Head Tossing: Causes & Solutions

Head Tossing can be one of the most frustrating habits a horse can have. To start, it’s just plain annoying! One minute your horse is working nice and forward and then BAM the head comes flying up and all the work you’ve done is gone and you’re back to square one. But mostly, it’s frustrating because it’s generally a sign that your horse is in pain and there are so many potential causes. 


What can cause head tossing in horses:

  • Teeth problems
  • Back pain
  • Saddle issues
  • Bitting issues
  • Rider error

For the sake of this post I’m going to talk about my experience with Coco.

For the first few months that I had Coco I didn’t ride her too much as she had a pretty nasty saddle sore from before I bought her. I mostly kept her to lunge work and would only ride once or twice every two weeks. About 2 months into owning Coco she started head tossing. I quickly realised that any time I picked up the contact she would throw her head in the air so first thing I did was book the dentist. I had a 2 week wait for the dentist to come out so I decided not to ride her for those 2 weeks as she seemed so uncomfortable.

The dentist did her check and found that Coco had a sharp tooth which was cutting her gums. After some work from the dentist and a few days off I hopped up and the head tossing had stopped! Once Coco’s saddle sore was all healed up I started schooling her properly. Within a few weeks her head tossing had started back again. It was just as bad as the first time, if not worse. So once again, I called the dentist out and she found that Coco had lost some baby teeth and had some more sharp teeth which were causing her some pain. We fixed her up, I gave her a few days off, hopped up, picked up the contact and her head tossing had stopped…but only for the first 10 minutes of our riding session. Now it seemed Coco would start throwing her head when she was fed up and wanted to stop working. To be sure, I ran through the list above I had a quick check of her back, her saddle was fine, I ride her in a rubber snaffle that fits perfectly so the last thing to do was to get a professionals opinion. So I decided it was time to start lessons.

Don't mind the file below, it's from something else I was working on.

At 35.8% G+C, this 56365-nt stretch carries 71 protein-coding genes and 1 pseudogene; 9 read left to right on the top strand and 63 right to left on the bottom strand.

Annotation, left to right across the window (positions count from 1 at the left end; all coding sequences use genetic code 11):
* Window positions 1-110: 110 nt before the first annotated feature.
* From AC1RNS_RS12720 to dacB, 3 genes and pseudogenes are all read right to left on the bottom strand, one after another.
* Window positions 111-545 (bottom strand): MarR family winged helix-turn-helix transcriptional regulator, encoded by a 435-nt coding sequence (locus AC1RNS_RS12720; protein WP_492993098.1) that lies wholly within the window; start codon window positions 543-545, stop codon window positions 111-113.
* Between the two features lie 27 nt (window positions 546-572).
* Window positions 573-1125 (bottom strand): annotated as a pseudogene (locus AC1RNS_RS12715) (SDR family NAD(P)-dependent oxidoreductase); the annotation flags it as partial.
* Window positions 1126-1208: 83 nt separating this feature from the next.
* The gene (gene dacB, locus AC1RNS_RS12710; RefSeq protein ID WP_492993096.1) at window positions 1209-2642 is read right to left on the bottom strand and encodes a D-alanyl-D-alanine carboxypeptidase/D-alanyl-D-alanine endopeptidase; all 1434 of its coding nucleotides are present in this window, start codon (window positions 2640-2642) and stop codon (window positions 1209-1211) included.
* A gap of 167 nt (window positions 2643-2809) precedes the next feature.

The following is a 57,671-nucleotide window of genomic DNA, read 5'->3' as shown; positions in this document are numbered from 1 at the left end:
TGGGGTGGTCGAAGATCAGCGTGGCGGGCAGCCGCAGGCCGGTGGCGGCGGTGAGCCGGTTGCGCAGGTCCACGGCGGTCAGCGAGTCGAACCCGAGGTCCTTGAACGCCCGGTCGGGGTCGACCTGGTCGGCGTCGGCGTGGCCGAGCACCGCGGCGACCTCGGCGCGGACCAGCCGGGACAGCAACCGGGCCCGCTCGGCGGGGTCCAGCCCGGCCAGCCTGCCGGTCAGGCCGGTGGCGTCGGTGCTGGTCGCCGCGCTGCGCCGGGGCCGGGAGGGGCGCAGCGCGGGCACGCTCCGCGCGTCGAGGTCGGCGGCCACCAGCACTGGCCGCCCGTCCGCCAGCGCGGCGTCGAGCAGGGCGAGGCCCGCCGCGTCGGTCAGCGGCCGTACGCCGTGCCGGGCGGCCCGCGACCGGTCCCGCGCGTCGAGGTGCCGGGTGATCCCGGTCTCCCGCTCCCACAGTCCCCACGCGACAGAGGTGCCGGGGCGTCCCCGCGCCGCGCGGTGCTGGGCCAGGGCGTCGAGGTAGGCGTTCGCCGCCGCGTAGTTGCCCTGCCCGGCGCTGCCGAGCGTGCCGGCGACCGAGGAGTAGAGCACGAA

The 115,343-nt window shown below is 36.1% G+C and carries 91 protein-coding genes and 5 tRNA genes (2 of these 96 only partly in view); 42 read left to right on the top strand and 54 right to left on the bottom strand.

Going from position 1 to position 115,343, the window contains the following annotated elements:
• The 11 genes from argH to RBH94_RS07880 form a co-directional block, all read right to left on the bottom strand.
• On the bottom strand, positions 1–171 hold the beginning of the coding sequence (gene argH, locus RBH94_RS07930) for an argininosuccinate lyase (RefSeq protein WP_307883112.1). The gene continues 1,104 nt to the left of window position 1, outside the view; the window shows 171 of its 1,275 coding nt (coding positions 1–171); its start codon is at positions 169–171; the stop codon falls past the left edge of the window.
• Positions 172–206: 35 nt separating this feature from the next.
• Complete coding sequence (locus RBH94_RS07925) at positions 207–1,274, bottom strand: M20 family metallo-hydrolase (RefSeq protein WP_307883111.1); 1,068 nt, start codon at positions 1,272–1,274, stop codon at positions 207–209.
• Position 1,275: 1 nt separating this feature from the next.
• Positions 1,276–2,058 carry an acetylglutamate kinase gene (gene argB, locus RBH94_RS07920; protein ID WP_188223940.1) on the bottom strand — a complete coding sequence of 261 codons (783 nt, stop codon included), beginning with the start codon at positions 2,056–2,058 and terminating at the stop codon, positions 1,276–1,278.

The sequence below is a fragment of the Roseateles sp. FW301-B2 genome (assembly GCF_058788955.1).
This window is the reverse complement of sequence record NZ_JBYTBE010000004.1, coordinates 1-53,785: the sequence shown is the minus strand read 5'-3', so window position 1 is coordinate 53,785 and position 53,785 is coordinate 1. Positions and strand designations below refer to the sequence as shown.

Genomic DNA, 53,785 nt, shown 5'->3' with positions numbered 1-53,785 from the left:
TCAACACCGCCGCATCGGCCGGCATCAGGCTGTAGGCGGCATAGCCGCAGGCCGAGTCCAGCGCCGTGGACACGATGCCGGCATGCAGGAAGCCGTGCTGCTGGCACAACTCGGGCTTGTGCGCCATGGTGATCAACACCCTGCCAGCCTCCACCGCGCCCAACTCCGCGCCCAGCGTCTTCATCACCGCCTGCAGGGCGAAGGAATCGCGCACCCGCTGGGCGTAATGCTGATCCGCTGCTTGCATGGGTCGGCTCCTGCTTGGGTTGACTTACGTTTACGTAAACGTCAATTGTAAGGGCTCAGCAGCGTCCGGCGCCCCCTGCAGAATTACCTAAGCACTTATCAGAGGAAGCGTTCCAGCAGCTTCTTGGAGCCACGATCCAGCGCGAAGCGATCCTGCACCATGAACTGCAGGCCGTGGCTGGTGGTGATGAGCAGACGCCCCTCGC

How to Break the Head Tossing habit:

Once you’re confident your horse isn’t head tossing out of pain there are a few things you can try to break the habit. Below are some different methods I was given to try during lessons with qualified instructors.

  1. Give her a loose rein and let her relax

The first thing I tried was giving Coco a loose rein to let her relax. The intention was to show her that I wasn’t asking her to work on the bit or to move a certain way. Unfortunately with Coco being a spooky and speedy youngster this just meant that I had minimal control and she had free rein to do whatever she wanted. Not really what I was going for.


  1. Ask her to move forward into the contact while keeping a long rein

Next I tried encouraging Coco into the contact on a long rein by keeping a bend in the knee and squeezing on every stride. This also did not work.

  1. Correction when she head tosses

The last thing to try was correcting the behaviour. There were two different ways of correcting the behaviour the first was giving her a smack on the shoulder every time she tossed her head but that just seemed to wind her up and make her more anxious. The last thing I tried was giving her a quick chug on the inside rein every time the head went into the air. As soon as she softened in the contact I would give with the inside rein to reward her for keeping her head still. Out of everything I tried, this was the only thing that worked.

Head Tossing_2

After one week of doing this, Coco had completely stopped her head tossing in trot. She did it in canter for a few more weeks but eventually it dwindled out. I have come to realise that Coco is more comfortable being held in a constant contact. She wants to feel that you’re there with her and this is why the first two methods didn’t work. Giving her the lighter contact seemed to make her more anxious whereas when I have a steady contact I can hold her together. Coco now works comfortably and happily in a positive contact and she only starts head tossing when she’s jumping or when she’s really wound up and looking to get her own way..while it has become a lot more manageable, I put this down to her being a youngster so eventually she’ll work out of this habit.

Have you ever had to deal with a head tosser? What did you try to fix it? Let me know in the comments!